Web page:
Talented players have a hard time making an impact in fantasy football with so many great players. As a result, in the later rounds of startup drafts, managers should target running backs instead of wide receivers. Second and third string backs are just an injury or opportunity away from making a big fantasy football impact. If a starter goes down, a backup running back can step in and be a starter right away in lineups. These players are very valuable as injuries begin to pile up later on and into the fantasy playoffs. 


No. 4 – Wait on Tight End

The tight end position is extremely frustrating for fantasy managers with so few players able to make a consistent contribution. Most are touchdown dependent despite analysts talking themselves into different young prospects every year. Kyle Pitts, T.J. Hockenson, Noah Fant, Hayden Hurst, O.J. Howard and Evan Engram were the last six tight ends selected in the first round of the NFL Draft. While some of these players have had bright spots, they have largely disappointed compared to the lofty expectations they had entering the NFL.

All of these factors combined make the tight end position challenging to evaluate from year to year. Add in injuries and volatile target volume, and there aren’t many options that fantasy players would feel comfortable starting on a weekly basis. The position simply isn’t a regular part of most teams’ passing attacks, and many fill in as a pass catcher only when needed.

Therefore, in startup dynasty fantasy football drafts, I tend to wait until the double-digit rounds of drafts and select multiple tight ends. Players such as Trey McBride, Gerald Everett, and Tyler Higbee are in an excellent position to put together productive seasons and are often forgotten about. Compared to tight ends selected ahead of them, they offer just as much upside at a cheaper cost.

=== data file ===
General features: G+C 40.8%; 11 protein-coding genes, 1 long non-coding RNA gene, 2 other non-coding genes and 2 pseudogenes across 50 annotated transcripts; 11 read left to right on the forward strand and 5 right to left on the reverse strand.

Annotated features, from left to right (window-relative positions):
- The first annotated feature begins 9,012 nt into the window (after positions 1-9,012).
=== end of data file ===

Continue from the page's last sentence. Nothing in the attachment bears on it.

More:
No. 5 – Don’t Follow the ADP

Every fantasy football platform has a preloaded ADP list designed to let fantasy managers know who is available to draft in a dynasty startup. While these are great for a general overview, fantasy managers shouldn’t treat them as rankings. Oftentimes these ADP lists are outdated, and they don’t reflect the most accurate or current information. Oftentimes, the average draft position is followed too closely, which causes some outstanding values to fall in drafts.


No. 6 – There Are No Wasted Picks

In a 30 round dynasty fantasy football draft, it is easy to treat the last few picks as an afterthought. However, every pick matters, and fantasy managers must treat every selection with the utmost importance. Even in the deepest drafts, there are big waiver wire pickups each season. The goal should be to nab these players at the end of drafts, instead of trying to outbid the rest of the league. 

This goes back to disregarding the platform’s ADP lists as well. As fantasy managers get further into startup drafts, these rankings mean less and less. Most fantasy players aren’t as familiar with deeper ranked prospects, so the average draft position starts to get further and further from reality. 

Don’t be afraid to make a stand, and reach for players further down in ADP. A fantasy player’s own knowledge and research is often far more accurate than consensus. If you do happen to be a more casual player, use a trusted analyst’s or site’s fantasy football rankings. 


For more fantasy football content, check out the links below!

The Top Seven 2023 Fantasy Football Dynasty Startup Draft Steals

2023 Fantasy Football Top 10 Value Players

Top Five Rookies to Target in Fantasy Football